Welcome to my August newsletter. Firstly, I’d like to let you know that the office will be closed for holidays Thursday 3rd to Monday 7th August, reopening on Tuesday 8th August.
Potential Opportunity to Claim Back VAT on Property Let as Serviced Accomodation
In Sonder Europe Limited v HMRC  TC08853, the First Tier Tribunal (FTT) held that the onward supply of rented apartments meant the appellant was a tour operator within the scope of the Tour Operators Margin Scheme (TOMS).
Where TOMS applies VAT is only due on the profit margin rather than the full selling price of the accommodation. This meant that the VAT due to HMRC was a lot lower than previously thought.
Sonder leased apartments and let them to travellers as short-term accommodation. HMRC raised an assessment on the basis that such supplies did not fall within TOMS and VAT was due on the full selling price not just on the margin. The FTT allowed Sonder’s appeal, accepting that VAT was only due on the margin.
FTT decisions are not binding on other parties, but this could have implications for serviced accommodation providers acting in the same circumstances.
We are waiting to see if HMRC appeal the decision and so the position may change but if you or your clients buy in accommodation and let it out as serviced accommodation and currently account for VAT on the full selling price under the normal VAT rules, you may be able to submit a claim (going back 4 years) for overdeclared VAT paid to HMRC, based on this case.
If you’d like to discuss this further, please let me know.
The Chartered Institute of Taxation (CIOT) has issued a survey looking into HMRC service levels. We need to feed back to them how awful everything is otherwise nothing will change so please consider filling it in and sharing your experiences.
The survey will gather more granular data regarding experiences, including the impact of HMRC’s service levels on businesses and on their practice. The survey will take around ten minutes to complete. The CIOT will be sharing the results of the survey with HMRC.
Altruistic CIC That Donated PPE During Covid Pandemic Recovers VAT Following Tribunal
An interesting and noteworthy case was recently settled at the First Tier Tribunal.
3D Crowd CIC was formed in March 2020, after a group of individuals realised that their 3D printing machines could be used to produce PPE. With the help of crowd funding and several thousand volunteers, by the end of May 2020 the organisation had donated around 200,000 face shields to the NHS.
Costs were incurred in producing the PPE, and gaining the CE certification required to supply PPE commercially. 3D Crowd CIC included the VAT incurred on these expenses in their VAT return, but HMRC denied the claim because the expenses were not linked to a VATable supply.
3D Crowd CIC argued that their intent had been to supply the PPE commercially, but that by the time they had jumped through the necessary hoops to do so, other suppliers had increased their output and the demand for extra PPE had declined. Otherwise, in the long term, the company had planned to supply PPE commercially in order to sustain production long term and at least cover their costs. Had the organisation always intended to function on a purely altruistic level, they would have registered as a charity and not as a CIC.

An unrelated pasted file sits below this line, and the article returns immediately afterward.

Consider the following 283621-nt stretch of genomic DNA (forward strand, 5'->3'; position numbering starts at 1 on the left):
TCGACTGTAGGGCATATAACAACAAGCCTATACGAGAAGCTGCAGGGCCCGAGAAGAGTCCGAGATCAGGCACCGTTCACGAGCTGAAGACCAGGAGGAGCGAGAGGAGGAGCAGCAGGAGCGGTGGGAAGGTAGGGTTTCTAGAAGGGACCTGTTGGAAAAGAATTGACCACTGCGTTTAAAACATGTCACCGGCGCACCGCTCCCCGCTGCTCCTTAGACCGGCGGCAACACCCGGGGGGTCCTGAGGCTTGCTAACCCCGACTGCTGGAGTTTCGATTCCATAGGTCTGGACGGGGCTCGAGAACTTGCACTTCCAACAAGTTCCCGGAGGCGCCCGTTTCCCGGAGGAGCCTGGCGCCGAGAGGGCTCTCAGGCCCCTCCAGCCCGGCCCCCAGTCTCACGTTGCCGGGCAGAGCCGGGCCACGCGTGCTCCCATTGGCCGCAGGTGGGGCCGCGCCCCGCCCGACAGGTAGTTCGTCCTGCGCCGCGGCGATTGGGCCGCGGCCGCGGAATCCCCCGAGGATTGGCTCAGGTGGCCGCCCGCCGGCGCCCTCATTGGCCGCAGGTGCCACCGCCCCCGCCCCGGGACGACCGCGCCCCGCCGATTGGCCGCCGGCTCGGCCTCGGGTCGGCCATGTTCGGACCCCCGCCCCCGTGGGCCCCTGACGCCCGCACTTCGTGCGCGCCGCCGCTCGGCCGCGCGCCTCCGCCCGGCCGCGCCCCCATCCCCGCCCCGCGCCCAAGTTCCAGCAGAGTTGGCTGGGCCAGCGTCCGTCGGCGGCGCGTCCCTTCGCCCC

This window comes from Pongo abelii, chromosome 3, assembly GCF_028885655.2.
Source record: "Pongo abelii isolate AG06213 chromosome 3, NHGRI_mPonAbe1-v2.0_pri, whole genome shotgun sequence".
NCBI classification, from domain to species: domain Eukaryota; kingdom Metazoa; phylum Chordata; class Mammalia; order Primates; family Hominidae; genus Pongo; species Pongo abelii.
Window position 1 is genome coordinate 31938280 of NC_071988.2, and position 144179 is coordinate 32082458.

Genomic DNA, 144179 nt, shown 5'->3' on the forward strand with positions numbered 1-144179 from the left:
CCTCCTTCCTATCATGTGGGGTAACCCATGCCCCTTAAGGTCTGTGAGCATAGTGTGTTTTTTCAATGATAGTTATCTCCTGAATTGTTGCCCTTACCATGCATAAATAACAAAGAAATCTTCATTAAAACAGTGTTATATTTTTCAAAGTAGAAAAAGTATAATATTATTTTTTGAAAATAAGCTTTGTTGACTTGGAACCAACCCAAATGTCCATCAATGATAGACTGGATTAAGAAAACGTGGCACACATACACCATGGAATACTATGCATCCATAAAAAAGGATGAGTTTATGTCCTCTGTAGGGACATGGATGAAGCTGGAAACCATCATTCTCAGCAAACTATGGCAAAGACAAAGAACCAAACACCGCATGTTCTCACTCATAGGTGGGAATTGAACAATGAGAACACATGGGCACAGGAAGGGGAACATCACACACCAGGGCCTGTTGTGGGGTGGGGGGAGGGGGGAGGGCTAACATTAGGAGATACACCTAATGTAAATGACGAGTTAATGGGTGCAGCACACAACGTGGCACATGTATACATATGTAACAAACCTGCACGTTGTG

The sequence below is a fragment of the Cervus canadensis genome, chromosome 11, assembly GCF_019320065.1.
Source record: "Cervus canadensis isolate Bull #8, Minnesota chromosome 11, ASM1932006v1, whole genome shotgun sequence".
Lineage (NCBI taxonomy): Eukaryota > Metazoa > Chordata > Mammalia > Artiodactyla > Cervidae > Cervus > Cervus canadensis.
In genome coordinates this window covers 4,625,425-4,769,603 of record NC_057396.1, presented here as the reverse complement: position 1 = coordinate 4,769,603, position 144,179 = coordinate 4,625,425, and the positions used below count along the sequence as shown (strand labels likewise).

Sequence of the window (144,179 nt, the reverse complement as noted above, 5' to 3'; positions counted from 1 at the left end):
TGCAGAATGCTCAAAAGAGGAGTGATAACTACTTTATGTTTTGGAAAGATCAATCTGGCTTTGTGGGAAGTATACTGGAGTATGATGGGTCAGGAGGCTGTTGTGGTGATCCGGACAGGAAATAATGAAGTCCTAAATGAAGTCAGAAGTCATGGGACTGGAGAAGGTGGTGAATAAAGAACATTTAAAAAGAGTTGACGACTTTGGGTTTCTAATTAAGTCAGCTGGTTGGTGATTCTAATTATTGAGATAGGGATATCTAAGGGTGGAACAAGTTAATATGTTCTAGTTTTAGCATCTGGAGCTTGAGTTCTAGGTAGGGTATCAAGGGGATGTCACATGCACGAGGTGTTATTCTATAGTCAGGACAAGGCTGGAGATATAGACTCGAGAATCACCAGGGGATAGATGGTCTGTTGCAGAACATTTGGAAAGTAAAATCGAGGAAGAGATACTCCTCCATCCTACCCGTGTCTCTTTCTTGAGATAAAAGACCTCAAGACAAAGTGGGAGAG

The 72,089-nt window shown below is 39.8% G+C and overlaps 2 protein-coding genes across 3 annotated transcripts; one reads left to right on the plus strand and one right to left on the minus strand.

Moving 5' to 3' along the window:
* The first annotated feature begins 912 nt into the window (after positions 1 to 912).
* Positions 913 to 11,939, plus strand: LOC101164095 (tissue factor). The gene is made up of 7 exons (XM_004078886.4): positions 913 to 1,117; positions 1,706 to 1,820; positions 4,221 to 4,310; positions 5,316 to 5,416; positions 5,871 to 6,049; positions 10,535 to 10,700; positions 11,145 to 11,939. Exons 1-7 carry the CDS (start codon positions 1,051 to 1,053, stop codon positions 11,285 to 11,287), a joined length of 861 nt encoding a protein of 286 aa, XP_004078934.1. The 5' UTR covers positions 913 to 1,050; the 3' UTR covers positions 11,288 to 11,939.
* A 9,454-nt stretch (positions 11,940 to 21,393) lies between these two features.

The tribunal found that the CIC had been established for two purposes:
1. To reach a point where taxable sales were achieved.
2. To contribute to the fight against Covid via donated items.
The appeal was allowed, meaning that the VAT on accreditation costs was incurred 100% for the intended trade and was therefore entirely input tax, but with the caveat that the VAT on overheads and costs of production was only partially input tax and should be apportioned.
HMRC has Announced Extra Funding to Support Those Who Need Additional Help with Their Tax Affairs
HM Revenue and Customs (HMRC) is awarding £5.5 million to voluntary and community organisations to support customers who may need extra help with their tax affairs.
HMRC is inviting eligible organisations to bid for the funding, worth £1.8 million a year from 2024 until 2027, through HMRC’s Voluntary and Community Sector Grant Funding programme. Bids can be submitted between 24 July and 21 August 2023 with successful organisations being announced in October ready for the new funding to start from 1 April 2024.
In the last year alone, funded organisations have supported 39,000 customers over the phone, with face-to-face meetings and via email.
Successful organisations will receive funding to provide free advice and support to customers who:
·may face barriers in understanding their tax obligations and claiming their entitlements
·are digitally excluded from accessing HMRC services
·have any other difficulty in interacting directly with HMRC
As well as providing support to customers who may need extra help, organisations will provide valuable insight to improve HMRC’s understanding of customers in vulnerable circumstances. This will allow HMRC to reduce barriers and improve the customer experience when dealing with the department.